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The publicity bumph for Toronto author Laurie Channer’s debut novel promises an edgy narrative in the vein of Douglas Coupland. It’s fine to aim high, but Godblog does not come remotely close to dethroning Canada’s king of hip. Channer’s premise has potential. Dag, a fallen snowboarder, has taken a job as a barista with the ubiquitous coffee chain BlackArts. Like many embittered young adults, Dag opts to relieve his day-to-day stresses by writing a personal blog. His online identity, Hero of the Teeming Masses, becomes a conduit for Dag’s aggravations and an incitement to his readers to rise up against entrenched Western values. Unfortunately for Dag, the public begins taking his online suggestions to heart, resulting in mass instances of minor civil disobedience, often directed against Dag’s employer. While the Hero’s power in the blogosphere rises, Dag’s “real” life begins to unravel, as BlackArts embarks on a search for the Hero’s true identity. Godblog’s conceit of the personality split between the constrained public persona and the Internet rogue freed from the dictates of modern society is ripe for literary dissection. Unfortunately, Channer’s novel is too disjointed to wholly engage its theme, never fully deciding what it wants to be. Is it an examination of the power of the Internet? A satire of lowly flunkies held in thrall to their all-powerful employer? A story about the young and funky taking on the establishment? The novel yearns to be innovative, but any hope of memorable satire is scuttled by writing that is repetitive and stereotyped. Coupland is no master stylist, but he excels at creating sympathy for his assorted nerds and misfits by delving deeply into their characters. Channer’s technique, by contrast, is all surface. Her characters are one-dimensional and indistinguishable, and as a result, the reader feels no empathy for them. Godblog is a good idea spoiled by missed opportunities. Billed as pushing the boundaries of conventional literature, it is in fact humdrum, slapdash, and decidedly conventional.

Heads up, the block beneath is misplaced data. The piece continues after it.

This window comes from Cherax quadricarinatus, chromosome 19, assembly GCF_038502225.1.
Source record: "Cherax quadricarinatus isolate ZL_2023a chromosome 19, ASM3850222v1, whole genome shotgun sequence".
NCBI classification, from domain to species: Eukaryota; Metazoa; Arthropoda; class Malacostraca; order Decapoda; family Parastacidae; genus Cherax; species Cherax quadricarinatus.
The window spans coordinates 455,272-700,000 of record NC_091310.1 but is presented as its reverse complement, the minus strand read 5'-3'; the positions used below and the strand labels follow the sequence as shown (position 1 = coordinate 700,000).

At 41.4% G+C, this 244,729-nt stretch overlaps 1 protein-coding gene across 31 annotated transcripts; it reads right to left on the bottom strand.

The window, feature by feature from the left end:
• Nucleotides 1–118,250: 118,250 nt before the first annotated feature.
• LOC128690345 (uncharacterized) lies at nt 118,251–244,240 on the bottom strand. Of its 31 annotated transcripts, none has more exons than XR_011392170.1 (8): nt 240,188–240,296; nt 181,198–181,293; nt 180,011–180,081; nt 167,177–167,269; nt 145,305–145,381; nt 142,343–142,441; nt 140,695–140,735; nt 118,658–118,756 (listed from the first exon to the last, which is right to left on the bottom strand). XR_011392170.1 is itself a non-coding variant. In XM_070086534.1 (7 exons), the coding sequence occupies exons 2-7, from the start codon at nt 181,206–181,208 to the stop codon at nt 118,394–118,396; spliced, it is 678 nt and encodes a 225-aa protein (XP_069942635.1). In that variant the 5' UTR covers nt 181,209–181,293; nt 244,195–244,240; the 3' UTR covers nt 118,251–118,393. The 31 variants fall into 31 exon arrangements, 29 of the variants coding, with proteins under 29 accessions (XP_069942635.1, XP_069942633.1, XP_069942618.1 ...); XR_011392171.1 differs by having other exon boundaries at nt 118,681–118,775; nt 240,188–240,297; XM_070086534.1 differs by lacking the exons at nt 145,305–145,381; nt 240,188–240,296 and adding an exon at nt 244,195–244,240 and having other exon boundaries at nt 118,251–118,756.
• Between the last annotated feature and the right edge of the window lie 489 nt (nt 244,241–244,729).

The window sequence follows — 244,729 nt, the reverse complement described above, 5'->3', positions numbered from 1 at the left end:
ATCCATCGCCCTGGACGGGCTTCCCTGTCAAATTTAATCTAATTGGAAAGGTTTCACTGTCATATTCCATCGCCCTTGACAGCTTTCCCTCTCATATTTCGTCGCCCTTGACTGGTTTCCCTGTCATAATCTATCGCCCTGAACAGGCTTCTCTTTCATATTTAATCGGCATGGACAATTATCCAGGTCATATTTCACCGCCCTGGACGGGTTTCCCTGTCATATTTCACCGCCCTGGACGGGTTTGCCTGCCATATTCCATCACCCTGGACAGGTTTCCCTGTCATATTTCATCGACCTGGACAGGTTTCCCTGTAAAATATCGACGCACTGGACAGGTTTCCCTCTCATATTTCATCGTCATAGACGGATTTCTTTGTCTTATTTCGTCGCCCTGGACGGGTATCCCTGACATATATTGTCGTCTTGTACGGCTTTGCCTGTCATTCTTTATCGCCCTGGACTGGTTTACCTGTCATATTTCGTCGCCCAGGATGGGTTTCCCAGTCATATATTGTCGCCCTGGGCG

Laurie Channer's short stories have won a second prize and an honorable mention in the Toronto Star Short Story Contest and appeared in On Spec, with solo pieces and in collaboration. Her stories have also been published or reprinted in several anthologies in the company of such luminaries as Bram Stoker, Stephen Leacock, and Anton Chekhov. She has had a regular back-page space in Canadian Screenwriter magazine since 1998. She lives in Toronto.